I have seen press reports about General Musharraf'srecently released book.
I am still to see the book. But his reported comments on the failure of our talks at Agra have surprised me. No one insulted the General and certainly no one insulted me.
Ever since the NDA Government was formed in March 1998, establishing normalcy in Indo-Pak relations had been a principal item on our agenda. But everyone in our government was acutely alive to the fact that there could be no normalcy in Indo-Pak relations until cross-border terrorism, which had cost thousands of innocent lives, was ended.
With this objective in mind, I undertook a bus journey to Lahore to meet my counterpart and thrash out this and other issues in person.
That trip was appreciated by all, but it yielded no results. When the establishment in Pakistan changed, my government decided to invite General Musharraf to Agra.
General Musharraf readily accepted our invitation and came to Delhi. But at Agra, during our talks he took a stand that the violence that was taking place in Jammu and Kashmir could not be described as ?terrorism?. He continued to claim that the bloodshed in the State was nothing but the people'sbattle for freedom.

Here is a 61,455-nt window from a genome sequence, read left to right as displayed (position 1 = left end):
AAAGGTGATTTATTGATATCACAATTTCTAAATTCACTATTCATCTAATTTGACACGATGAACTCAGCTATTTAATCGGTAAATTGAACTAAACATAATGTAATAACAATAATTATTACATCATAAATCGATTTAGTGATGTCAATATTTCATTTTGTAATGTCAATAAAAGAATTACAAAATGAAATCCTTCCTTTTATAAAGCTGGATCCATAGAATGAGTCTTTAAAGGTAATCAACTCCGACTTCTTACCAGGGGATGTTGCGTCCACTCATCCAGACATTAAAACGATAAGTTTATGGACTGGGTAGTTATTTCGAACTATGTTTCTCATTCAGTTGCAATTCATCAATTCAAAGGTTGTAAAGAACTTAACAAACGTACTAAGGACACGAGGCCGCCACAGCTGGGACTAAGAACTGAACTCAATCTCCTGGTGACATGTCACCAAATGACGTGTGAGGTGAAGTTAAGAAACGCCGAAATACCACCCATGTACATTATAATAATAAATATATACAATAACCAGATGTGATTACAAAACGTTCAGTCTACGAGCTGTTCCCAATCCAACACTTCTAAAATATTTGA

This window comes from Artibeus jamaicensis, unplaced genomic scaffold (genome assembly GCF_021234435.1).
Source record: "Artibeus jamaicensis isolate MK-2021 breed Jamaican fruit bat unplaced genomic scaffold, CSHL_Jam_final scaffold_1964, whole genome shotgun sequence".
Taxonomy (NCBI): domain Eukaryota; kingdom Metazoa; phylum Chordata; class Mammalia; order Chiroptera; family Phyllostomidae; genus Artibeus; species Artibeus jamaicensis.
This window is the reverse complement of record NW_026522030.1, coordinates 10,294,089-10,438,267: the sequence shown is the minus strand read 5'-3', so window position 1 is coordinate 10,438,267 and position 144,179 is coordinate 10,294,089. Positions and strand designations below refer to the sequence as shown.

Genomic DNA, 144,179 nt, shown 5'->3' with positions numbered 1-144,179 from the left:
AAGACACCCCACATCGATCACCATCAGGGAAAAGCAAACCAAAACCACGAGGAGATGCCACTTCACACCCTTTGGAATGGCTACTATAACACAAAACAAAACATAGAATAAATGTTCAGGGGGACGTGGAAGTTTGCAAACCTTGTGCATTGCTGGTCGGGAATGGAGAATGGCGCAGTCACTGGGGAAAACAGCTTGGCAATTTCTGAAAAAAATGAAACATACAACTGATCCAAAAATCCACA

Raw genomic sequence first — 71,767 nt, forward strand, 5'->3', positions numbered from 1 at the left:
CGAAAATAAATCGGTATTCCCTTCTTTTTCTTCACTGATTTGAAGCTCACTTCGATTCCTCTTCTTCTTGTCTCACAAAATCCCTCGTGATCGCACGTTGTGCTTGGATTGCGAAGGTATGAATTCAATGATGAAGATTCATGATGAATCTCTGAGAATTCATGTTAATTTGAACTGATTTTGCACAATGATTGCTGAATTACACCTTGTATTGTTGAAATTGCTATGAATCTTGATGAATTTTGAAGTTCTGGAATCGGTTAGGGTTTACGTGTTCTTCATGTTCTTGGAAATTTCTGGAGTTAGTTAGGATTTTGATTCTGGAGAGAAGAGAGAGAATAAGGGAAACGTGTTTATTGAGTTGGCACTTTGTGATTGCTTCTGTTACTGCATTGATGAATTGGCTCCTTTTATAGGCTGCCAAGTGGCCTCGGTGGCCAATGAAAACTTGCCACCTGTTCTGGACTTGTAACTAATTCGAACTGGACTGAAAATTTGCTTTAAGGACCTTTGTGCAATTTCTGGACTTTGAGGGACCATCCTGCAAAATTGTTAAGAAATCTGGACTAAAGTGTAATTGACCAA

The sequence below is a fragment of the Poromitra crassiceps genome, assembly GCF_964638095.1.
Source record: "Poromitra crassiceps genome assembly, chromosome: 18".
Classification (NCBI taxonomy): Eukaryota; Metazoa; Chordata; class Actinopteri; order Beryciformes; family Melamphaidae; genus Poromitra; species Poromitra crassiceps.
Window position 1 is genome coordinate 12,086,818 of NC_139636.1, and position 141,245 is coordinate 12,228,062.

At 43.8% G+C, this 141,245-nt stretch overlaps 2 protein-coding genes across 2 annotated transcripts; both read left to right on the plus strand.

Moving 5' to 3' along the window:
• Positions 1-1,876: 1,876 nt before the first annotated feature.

It was this stand of General Musharraf that India just could not accept. And this was responsible for the failure of the Agra summit.
Pakistan came to our view point when, in the joint statement of January 2004, it agreed that Pakistan Govt. would not allow Pakistan or any land in its control to be used for purposes of terrorism.
The joint statement of January 2004 became a starting point for the composite dialogue between the two countries.
If General Musharraf had been willing to accept our position in 2000, the Agra Summit would have become successful, and the three subsequent years may have proved very valuable to take our initiative forward.
I am issuing this statement just to put the record straight.